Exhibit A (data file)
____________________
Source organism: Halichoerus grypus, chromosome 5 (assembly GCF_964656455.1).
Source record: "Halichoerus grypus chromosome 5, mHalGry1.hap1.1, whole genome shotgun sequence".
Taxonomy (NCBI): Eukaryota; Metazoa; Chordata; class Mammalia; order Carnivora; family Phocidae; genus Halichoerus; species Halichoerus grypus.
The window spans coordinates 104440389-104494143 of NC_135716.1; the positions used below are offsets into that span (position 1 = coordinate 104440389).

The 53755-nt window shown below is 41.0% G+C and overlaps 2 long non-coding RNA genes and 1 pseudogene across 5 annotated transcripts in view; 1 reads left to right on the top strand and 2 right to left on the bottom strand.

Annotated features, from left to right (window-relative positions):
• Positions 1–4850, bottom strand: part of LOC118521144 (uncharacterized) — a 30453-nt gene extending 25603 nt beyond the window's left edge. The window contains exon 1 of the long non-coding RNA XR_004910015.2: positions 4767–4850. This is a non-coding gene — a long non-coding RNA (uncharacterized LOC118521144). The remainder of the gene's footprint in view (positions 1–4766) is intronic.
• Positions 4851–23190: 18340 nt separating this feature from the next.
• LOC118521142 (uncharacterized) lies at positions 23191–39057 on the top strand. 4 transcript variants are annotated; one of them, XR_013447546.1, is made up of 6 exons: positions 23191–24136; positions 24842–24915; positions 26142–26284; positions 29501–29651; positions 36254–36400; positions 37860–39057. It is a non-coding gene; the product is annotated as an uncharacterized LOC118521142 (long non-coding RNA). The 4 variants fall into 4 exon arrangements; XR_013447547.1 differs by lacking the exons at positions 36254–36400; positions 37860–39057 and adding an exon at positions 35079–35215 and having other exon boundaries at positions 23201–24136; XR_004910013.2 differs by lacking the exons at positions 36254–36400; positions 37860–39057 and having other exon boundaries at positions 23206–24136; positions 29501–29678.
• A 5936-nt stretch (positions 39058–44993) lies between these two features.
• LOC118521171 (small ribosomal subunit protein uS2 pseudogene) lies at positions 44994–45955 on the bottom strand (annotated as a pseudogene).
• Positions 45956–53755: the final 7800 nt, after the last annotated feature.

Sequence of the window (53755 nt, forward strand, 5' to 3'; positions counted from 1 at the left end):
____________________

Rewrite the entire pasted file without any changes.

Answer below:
Source organism: Halichoerus grypus, chromosome 5 (assembly GCF_964656455.1).
Source record: "Halichoerus grypus chromosome 5, mHalGry1.hap1.1, whole genome shotgun sequence".
Taxonomy (NCBI): Eukaryota; Metazoa; Chordata; class Mammalia; order Carnivora; family Phocidae; genus Halichoerus; species Halichoerus grypus.
The window spans coordinates 104440389-104494143 of NC_135716.1; the positions used below are offsets into that span (position 1 = coordinate 104440389).

The 53755-nt window shown below is 41.0% G+C and overlaps 2 long non-coding RNA genes and 1 pseudogene across 5 annotated transcripts in view; 1 reads left to right on the top strand and 2 right to left on the bottom strand.

Annotated features, from left to right (window-relative positions):
• Positions 1–4850, bottom strand: part of LOC118521144 (uncharacterized) — a 30453-nt gene extending 25603 nt beyond the window's left edge. The window contains exon 1 of the long non-coding RNA XR_004910015.2: positions 4767–4850. This is a non-coding gene — a long non-coding RNA (uncharacterized LOC118521144). The remainder of the gene's footprint in view (positions 1–4766) is intronic.
• Positions 4851–23190: 18340 nt separating this feature from the next.
• LOC118521142 (uncharacterized) lies at positions 23191–39057 on the top strand. 4 transcript variants are annotated; one of them, XR_013447546.1, is made up of 6 exons: positions 23191–24136; positions 24842–24915; positions 26142–26284; positions 29501–29651; positions 36254–36400; positions 37860–39057. It is a non-coding gene; the product is annotated as an uncharacterized LOC118521142 (long non-coding RNA). The 4 variants fall into 4 exon arrangements; XR_013447547.1 differs by lacking the exons at positions 36254–36400; positions 37860–39057 and adding an exon at positions 35079–35215 and having other exon boundaries at positions 23201–24136; XR_004910013.2 differs by lacking the exons at positions 36254–36400; positions 37860–39057 and having other exon boundaries at positions 23206–24136; positions 29501–29678.
• A 5936-nt stretch (positions 39058–44993) lies between these two features.
• LOC118521171 (small ribosomal subunit protein uS2 pseudogene) lies at positions 44994–45955 on the bottom strand (annotated as a pseudogene).
• Positions 45956–53755: the final 7800 nt, after the last annotated feature.

Sequence of the window (53755 nt, forward strand, 5' to 3'; positions counted from 1 at the left end):